Starkaðr gamli Stórvirksson (StarkSt)
volume 8; ed. Margaret Clunies Ross;
Víkarsbálkr (Vík) - 33
III. Fragment (Frag) - 1
Starkaðr inn gamli ‘the Old’ Stórvirksson (StarkSt) was a legendary Scandinavian hero, known to Danish, Norwegian, Icelandic and possibly Anglo-Saxon traditions. Some sources (e.g. Saxo Grammaticus (Saxo 2015, I, vi. 5. 2, pp. 378-9), one version of Heiðr and Víkarsbálkr (Vík) in Gautr) claim that he was born a giant with six or eight arms, which the god Þórr reduced to two by tearing off the remainder. Both in Saxo and in Gautr, Starkaðr is represented as a hero of prodigious strength and bravery, but influenced by the gods Óðinn and Þórr to commit acts of gross treachery, the best-known of which is his mock sacrifice of his friend, King Víkarr, at Óðinn’s instigation. The mock sacrifice turns into the real thing, and, as a consequence, Starkaðr is repudiated by his warrior companions. Saxo and the Icelandic sources also know Starkaðr as a poet. Skáldatal (SnE 1848-87, III, 251, 259) heads its list of poets and their patrons with Starkaðr’s name as that of the earliest poet whose identity people remember, adding that he composed about the kings of Denmark. In Ht Snorri Sturluson names a verse-form, Starkaðar lag, after Starkaðr (SnE 2007, 38), while in TGT Óláfr Þórðarson quotes a fragment (StarkSt Frag 1III) which he attributes to him. In Gautr the autobiographical poem Víkarsbálkr ‘Víkarr’s Section’ (VíkVIII) is attributed to Starkaðr.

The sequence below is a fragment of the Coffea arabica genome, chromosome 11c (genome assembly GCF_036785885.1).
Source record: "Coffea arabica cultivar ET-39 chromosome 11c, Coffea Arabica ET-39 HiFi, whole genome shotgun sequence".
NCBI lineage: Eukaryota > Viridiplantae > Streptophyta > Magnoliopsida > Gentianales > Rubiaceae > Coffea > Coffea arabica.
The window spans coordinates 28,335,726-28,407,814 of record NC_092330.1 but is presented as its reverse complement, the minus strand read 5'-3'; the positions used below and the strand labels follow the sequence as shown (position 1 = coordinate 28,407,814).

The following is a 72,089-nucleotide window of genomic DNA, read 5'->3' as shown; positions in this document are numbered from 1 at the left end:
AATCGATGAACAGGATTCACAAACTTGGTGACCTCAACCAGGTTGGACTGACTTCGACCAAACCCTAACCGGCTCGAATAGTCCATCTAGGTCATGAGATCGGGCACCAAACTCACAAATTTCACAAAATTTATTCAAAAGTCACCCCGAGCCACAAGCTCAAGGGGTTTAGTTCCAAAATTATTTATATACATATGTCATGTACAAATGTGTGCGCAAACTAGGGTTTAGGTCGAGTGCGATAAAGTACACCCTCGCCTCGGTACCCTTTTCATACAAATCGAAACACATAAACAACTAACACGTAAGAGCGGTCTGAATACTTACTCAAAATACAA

StarkSt VíkVIII (Gautr)
Not published: do not cite (StarkSt VíkVIII (Gautr))
SkP info: VIII, 257
3 — StarkSt Vík 3VIII (Gautr 11)
Cite as: Margaret Clunies Ross (ed.) 2017, ‘Gautreks saga 11 (Starkaðr gamli Stórvirksson, Víkarsbálkr 3)’ in Margaret Clunies Ross (ed.), Poetry in fornaldarsögur. Skaldic Poetry of the Scandinavian Middle Ages 8. Turnhout: Brepols, p. 257.
context: This stanza and the immediately following Vík 4 (Gautr 12) follow a prose passage that tells that Herþjófr, king of Hordaland (ON Hǫrðaland), made a surprise night attack on King Haraldr of Agder and killed him in spite of his plighted oath (drap hann í trygðum), taking his son Víkarr as a hostage, as well as many other sons of powerful men.
texts: ‹Gautr 11›
editions: Skj Anonyme digte og vers [XIII]: E. 13. Vers af Fornaldarsagaer: Af Gautrekssaga II 3 (AII, 324; BII, 344); Skald II, 185; FSN 3, 17, Gautr 1664, 21, Gautr 1900, 14, FSGJ 4, 14; Edd. Min. 38.